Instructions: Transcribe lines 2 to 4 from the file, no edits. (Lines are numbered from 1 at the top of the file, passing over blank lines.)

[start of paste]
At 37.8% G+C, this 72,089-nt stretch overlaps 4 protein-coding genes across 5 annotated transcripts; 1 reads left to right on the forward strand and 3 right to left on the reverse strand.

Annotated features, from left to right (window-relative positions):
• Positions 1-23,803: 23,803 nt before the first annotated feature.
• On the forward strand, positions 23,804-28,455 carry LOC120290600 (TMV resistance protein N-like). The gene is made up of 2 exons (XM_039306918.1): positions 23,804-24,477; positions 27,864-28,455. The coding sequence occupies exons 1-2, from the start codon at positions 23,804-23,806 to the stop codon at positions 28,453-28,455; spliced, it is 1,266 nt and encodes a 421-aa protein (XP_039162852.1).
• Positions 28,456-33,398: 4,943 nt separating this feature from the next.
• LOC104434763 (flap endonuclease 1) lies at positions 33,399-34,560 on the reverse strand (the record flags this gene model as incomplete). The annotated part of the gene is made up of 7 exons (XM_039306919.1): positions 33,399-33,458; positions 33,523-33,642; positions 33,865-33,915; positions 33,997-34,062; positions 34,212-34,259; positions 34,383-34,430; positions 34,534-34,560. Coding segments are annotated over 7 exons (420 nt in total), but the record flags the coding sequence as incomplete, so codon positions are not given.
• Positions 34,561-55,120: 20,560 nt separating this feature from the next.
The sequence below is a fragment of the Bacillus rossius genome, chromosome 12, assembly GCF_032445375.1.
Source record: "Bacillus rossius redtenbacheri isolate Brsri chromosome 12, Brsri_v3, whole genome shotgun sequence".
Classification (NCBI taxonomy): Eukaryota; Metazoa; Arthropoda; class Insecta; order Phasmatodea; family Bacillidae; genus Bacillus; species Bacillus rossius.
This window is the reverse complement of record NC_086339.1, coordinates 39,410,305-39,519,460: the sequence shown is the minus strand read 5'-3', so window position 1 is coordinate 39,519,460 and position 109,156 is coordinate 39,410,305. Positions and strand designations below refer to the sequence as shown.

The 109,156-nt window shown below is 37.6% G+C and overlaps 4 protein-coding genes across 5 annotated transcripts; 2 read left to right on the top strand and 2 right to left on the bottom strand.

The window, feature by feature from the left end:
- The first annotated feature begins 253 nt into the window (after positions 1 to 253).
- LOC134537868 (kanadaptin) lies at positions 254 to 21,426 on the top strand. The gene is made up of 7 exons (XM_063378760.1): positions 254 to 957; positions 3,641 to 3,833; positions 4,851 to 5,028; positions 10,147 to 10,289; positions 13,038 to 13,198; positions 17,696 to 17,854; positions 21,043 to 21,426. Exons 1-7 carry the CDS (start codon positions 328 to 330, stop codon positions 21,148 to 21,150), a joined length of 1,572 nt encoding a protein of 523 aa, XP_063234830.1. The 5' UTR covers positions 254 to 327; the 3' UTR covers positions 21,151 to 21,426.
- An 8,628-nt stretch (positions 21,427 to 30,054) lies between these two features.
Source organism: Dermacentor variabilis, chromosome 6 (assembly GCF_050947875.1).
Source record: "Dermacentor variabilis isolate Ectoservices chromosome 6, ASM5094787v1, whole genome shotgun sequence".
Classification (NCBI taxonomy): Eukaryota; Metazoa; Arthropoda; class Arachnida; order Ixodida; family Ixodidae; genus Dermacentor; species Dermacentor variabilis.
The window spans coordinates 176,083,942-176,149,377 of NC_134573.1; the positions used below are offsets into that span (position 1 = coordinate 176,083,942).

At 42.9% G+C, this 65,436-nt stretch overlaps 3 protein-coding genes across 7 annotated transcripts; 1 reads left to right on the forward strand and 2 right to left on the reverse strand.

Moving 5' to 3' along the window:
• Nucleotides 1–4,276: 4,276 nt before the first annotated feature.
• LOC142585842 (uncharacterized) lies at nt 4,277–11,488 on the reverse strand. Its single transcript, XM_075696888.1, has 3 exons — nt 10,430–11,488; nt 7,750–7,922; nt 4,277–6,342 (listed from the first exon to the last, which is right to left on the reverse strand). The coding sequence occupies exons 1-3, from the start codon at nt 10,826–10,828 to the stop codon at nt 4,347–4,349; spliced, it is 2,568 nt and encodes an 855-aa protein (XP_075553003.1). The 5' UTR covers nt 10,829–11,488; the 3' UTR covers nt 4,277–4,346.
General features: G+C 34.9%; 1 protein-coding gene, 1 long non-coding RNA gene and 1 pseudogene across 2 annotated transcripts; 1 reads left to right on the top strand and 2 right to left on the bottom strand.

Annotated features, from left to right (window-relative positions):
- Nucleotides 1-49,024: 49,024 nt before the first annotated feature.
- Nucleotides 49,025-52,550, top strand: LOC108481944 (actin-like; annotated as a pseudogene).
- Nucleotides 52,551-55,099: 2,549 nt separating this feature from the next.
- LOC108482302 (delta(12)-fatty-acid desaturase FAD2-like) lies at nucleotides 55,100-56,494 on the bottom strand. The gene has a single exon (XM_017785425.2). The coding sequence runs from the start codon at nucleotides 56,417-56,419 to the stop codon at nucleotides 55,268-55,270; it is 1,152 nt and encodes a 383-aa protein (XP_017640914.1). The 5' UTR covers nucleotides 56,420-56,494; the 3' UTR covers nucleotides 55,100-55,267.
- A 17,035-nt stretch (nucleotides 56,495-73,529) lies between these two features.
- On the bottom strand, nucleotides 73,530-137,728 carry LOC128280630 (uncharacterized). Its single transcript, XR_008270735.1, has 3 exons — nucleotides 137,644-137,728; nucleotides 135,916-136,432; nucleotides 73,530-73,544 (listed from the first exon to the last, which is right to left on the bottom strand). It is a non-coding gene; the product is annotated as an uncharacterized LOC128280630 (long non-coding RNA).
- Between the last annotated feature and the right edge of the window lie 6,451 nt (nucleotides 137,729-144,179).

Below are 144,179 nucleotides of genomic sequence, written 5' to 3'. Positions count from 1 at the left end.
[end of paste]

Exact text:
Annotated features, from left to right (window-relative positions):
• Positions 1-23,803: 23,803 nt before the first annotated feature.
• On the forward strand, positions 23,804-28,455 carry LOC120290600 (TMV resistance protein N-like). The gene is made up of 2 exons (XM_039306918.1): positions 23,804-24,477; positions 27,864-28,455. The coding sequence occupies exons 1-2, from the start codon at positions 23,804-23,806 to the stop codon at positions 28,453-28,455; spliced, it is 1,266 nt and encodes a 421-aa protein (XP_039162852.1).